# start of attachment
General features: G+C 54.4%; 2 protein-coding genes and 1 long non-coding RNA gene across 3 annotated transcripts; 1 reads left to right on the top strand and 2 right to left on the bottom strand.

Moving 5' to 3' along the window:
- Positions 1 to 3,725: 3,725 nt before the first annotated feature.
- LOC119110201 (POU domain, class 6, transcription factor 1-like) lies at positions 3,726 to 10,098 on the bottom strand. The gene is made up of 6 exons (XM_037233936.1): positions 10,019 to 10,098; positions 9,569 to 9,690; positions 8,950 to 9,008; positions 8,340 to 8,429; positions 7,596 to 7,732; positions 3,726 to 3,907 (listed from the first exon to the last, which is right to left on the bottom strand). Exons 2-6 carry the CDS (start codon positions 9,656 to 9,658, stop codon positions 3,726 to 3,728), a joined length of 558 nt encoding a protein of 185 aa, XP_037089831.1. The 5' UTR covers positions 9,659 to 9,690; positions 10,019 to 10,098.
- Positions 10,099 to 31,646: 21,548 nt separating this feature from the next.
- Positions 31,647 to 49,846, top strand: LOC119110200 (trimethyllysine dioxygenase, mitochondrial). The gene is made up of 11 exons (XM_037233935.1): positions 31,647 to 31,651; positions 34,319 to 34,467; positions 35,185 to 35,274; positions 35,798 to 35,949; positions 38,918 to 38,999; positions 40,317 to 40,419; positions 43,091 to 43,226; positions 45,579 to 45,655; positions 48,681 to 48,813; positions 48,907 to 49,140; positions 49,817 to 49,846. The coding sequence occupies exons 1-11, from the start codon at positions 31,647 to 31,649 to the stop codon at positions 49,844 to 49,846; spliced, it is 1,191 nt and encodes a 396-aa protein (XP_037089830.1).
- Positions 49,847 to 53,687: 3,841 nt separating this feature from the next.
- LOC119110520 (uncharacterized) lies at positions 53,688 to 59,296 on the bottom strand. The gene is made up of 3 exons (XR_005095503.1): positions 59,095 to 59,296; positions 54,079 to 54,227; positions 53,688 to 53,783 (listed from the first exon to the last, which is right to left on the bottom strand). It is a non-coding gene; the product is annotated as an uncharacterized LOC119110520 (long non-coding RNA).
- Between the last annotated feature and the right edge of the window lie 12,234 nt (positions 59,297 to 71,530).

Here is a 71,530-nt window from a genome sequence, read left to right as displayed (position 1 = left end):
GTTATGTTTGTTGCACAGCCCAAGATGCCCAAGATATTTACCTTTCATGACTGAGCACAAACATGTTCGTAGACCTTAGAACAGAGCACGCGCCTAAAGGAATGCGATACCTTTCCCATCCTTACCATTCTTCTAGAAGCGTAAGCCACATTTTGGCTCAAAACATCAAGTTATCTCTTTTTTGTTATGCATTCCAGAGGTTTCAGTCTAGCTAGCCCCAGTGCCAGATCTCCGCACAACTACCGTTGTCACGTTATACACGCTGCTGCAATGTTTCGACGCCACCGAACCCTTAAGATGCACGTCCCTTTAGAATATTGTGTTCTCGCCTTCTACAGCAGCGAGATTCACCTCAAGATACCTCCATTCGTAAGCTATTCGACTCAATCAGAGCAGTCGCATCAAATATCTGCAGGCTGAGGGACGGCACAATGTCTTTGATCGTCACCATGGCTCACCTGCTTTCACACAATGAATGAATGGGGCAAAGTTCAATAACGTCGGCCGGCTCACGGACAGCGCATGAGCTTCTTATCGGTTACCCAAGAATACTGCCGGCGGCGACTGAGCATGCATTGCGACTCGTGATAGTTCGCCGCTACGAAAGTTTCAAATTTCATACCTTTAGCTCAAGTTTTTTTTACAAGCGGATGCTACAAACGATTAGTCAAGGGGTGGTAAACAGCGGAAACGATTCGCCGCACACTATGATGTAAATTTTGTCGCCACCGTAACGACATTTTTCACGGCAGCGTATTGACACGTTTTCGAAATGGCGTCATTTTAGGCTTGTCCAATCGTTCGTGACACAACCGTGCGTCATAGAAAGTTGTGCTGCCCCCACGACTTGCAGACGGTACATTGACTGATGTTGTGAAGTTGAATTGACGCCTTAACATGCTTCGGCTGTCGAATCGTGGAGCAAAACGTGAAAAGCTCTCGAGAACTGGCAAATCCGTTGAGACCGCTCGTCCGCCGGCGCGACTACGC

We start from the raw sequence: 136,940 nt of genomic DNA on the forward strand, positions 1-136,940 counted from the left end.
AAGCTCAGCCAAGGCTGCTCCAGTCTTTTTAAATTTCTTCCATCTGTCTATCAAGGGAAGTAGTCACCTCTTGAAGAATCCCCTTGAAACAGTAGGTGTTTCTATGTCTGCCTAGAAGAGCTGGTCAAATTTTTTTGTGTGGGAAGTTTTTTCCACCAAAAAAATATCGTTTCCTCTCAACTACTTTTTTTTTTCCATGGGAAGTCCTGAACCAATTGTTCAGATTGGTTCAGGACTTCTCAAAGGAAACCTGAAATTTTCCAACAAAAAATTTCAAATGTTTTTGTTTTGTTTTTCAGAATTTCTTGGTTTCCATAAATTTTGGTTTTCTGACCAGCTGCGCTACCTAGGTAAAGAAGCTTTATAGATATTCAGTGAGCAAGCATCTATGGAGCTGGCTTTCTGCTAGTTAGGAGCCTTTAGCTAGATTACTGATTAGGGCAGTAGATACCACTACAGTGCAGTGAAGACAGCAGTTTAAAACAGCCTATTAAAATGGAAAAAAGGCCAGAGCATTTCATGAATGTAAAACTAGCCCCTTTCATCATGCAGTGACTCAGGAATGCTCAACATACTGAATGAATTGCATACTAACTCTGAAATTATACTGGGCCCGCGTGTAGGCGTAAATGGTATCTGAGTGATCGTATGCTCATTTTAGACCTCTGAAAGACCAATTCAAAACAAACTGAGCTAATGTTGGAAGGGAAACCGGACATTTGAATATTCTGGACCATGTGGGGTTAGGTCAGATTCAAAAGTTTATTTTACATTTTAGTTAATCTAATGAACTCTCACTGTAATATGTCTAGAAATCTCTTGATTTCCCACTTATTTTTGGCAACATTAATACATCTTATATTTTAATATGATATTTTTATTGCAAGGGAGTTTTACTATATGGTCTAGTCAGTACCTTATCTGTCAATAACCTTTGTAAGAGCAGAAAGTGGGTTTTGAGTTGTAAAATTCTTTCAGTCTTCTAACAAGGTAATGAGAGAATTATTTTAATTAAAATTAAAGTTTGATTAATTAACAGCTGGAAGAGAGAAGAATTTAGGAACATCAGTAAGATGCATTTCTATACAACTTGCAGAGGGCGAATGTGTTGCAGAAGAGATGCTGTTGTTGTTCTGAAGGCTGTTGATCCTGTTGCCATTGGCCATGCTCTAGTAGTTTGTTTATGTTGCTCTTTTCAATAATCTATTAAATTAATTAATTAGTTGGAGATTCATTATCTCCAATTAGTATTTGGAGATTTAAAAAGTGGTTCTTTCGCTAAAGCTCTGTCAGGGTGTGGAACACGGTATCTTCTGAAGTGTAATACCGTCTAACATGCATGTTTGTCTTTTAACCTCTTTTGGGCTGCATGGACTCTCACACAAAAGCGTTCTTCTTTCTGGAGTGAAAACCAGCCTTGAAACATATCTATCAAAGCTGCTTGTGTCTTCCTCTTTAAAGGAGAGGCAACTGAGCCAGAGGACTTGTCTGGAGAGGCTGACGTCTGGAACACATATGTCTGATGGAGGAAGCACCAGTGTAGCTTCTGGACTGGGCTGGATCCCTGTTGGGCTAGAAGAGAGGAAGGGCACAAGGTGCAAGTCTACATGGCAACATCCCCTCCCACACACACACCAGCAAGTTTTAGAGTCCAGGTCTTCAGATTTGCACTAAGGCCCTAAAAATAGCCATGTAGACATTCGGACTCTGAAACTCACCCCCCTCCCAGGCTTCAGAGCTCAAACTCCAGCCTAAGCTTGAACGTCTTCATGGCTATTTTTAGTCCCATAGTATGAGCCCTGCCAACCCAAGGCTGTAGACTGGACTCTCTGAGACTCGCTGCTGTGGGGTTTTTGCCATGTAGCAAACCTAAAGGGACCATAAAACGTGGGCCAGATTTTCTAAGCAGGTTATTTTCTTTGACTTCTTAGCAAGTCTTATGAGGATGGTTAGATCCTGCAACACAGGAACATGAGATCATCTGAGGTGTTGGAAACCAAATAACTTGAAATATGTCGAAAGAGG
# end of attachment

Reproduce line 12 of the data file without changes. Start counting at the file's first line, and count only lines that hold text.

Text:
We start from the raw sequence: 136,940 nt of genomic DNA on the forward strand, positions 1-136,940 counted from the left end.